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IN THE NEWS: Patrick Administration Celebrates Pittsfield’s First Street Common Ribbon Cutting
December 15, 2014

PITTSFIELD – Monday, December 15, 2014 – Massachusetts Energy and Environmental Affairs (EEA) Secretary Maeve Vallely Bartlett and Pittsfield Mayor Daniel Bianchi today celebrated the ribbon-cutting of the newly restored of the First Street Common. Over the course of the Patrick Administration, over $6 million has been invested in parks and open space in Pittsfield.   


“Open space and outdoor recreation investments are a critical component of building robust, healthy communities,” said Secretary Bartlett. “Governor Patrick has made urban neighborhoods a top priority and the evidence of that is clear today in Pittsfield and across the Commonwealth.”


Mayor Bianchi said, “The common is a beautiful park with historical value.  As a large, central park in Pittsfield, the renovation will provide attractions for the whole community.  It will give kids who live downtown area access to nice recreational activities, including a spray park. The First Street Common will also act as a focal point for cultural activities which will certainly enhance the lives of people in Pittsfield and surrounding communities as well.  We already have a performance group planning a series of events for the 2015 summer season in the gazebo and this will be complimented by many other groups as well. I want to thank Governor Patrick and Secretary Bartlett for their continued support of this significant urban park project.”


The First Street Common is the largest recreational park area in downtown Pittsfield and only large, accessible public open space that serves the Morningside neighborhood. Over the last five years, EEA has invested over $4 million to help make First Street Common a vibrant green space in the center of downtown Pittsfield, capable of both hosting large cultural events and providing a safe, fun place for Morningside residents to play and relax.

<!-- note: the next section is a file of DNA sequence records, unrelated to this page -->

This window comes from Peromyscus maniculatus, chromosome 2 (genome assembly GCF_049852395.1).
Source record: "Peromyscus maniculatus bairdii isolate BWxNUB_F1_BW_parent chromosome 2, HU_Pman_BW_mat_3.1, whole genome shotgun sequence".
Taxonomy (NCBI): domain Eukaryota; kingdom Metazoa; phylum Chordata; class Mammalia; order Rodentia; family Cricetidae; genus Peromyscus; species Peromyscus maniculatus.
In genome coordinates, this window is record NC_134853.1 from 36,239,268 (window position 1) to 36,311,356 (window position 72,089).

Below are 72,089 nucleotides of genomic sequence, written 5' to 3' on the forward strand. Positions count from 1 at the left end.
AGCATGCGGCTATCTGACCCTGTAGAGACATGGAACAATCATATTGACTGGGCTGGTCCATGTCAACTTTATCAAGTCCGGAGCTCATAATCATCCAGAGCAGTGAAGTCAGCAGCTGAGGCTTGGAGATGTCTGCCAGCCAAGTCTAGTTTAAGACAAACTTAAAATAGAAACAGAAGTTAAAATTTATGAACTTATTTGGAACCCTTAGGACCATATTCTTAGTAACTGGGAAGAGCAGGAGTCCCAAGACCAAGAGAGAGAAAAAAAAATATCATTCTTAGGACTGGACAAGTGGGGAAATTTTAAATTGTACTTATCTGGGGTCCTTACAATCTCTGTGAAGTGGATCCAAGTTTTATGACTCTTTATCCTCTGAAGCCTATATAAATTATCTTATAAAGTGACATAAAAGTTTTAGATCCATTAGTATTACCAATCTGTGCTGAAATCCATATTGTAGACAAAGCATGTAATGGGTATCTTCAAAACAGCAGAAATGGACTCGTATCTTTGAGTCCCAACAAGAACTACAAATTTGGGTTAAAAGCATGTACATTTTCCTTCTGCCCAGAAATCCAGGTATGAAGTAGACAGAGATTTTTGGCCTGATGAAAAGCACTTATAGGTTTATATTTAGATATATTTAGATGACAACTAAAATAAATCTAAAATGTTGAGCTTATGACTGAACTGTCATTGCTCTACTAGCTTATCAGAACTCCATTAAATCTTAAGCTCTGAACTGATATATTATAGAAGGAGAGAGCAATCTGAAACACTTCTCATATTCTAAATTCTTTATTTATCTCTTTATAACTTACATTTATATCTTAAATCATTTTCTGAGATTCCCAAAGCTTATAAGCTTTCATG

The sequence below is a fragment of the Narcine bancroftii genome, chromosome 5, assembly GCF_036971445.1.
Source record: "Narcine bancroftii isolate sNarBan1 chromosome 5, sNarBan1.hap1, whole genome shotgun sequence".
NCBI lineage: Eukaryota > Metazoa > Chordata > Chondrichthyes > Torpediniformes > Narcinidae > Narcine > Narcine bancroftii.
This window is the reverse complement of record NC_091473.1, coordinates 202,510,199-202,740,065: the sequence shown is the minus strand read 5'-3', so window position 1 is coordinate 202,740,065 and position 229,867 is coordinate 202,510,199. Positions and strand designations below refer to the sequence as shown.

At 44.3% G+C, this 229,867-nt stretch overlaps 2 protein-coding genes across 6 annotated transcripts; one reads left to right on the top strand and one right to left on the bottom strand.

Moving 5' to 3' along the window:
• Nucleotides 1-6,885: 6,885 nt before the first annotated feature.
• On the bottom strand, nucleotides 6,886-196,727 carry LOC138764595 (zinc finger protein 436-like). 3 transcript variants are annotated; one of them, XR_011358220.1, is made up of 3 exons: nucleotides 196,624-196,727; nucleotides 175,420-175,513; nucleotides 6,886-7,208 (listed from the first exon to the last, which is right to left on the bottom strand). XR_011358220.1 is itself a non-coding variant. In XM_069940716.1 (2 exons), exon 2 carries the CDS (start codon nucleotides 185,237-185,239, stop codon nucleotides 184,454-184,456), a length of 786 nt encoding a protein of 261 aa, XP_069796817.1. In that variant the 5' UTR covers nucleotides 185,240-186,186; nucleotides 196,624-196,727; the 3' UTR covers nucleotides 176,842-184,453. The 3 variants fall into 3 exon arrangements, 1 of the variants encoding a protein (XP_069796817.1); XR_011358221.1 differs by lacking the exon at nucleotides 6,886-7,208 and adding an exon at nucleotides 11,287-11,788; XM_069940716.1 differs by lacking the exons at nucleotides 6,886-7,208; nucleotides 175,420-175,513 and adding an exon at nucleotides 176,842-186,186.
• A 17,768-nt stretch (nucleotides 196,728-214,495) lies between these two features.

The final phase of construction was funded with a $1,918,000 grant from the Governor’s Signature Urban Parks program. This grant funded the relocation a basketball court and installation of a new spray park, shade structure and performance pavilion.  Prior to that investment, EEA provided $2.1 million in funding to the City of Pittsfield for the First Street Common, in the form of a Gateway City Parks Program grant and a Parkland Acquisition and Renovations for Communities (PARC) grant. This funding paid for  the redesign and construction of a new playground, full site grading to achieve a consistent grade throughout the park, new drainage piping and structures, new wide paved pathways, electrical work, lawn work, 30 new large shade trees and solar compacting trash bins. The City has invested over $700,000 in the project.


Pittsfield is one of seven cities to receive funding through the Governor’s Signature Urban Parks program. Through these projects, the Patrick Administration seeks to revitalize urban communities by opening up, or upgrading, green spaces for outdoor recreation and improving access to natural resources such as waterways and historic neighborhood landmarks.

To highlight the Patrick Administration’s strong commitment to recreation in the Commonwealth’s cities, Secretary Bartlett toured investments across the state during the month of December with visits to Beverly, Boston, Newton and Lawrence, as well as remaining visits planned for Springfield, Worcester and Peabody.

"The newly restored First Street Common is now the jewel of Pittsfield's park system. Children, families and our entire community will benefit from this investment for years to come," said State Senator Benjamin B. Downing.

"This project is an example of city and state officials working together for urban land preservation,” said Representative Tricia Farley-Bouvier “The Common now offers Pittsfield residents and visitors of all ages a beautiful downtown park where they can enjoy a variety of activities. "


Since taking office, Governor Patrick has made a historic investment of more than $360 million in land conservation focused on three goals: investing in urban parks, preserving working farms and forests and protecting large natural landscapes for habitat. This investment has resulted in the permanent protection of more than 125,000 acres of land and the renovation or creation of more than 210 parks. The new parks and open space created are within a 10 minute walk of 1.5 million residents – about a quarter of the Commonwealth’s population. For the 26 Gateway Cities, the new conservation land and parks are within a 10 minute walk of over 500,000 residents – about 33% of all residents.




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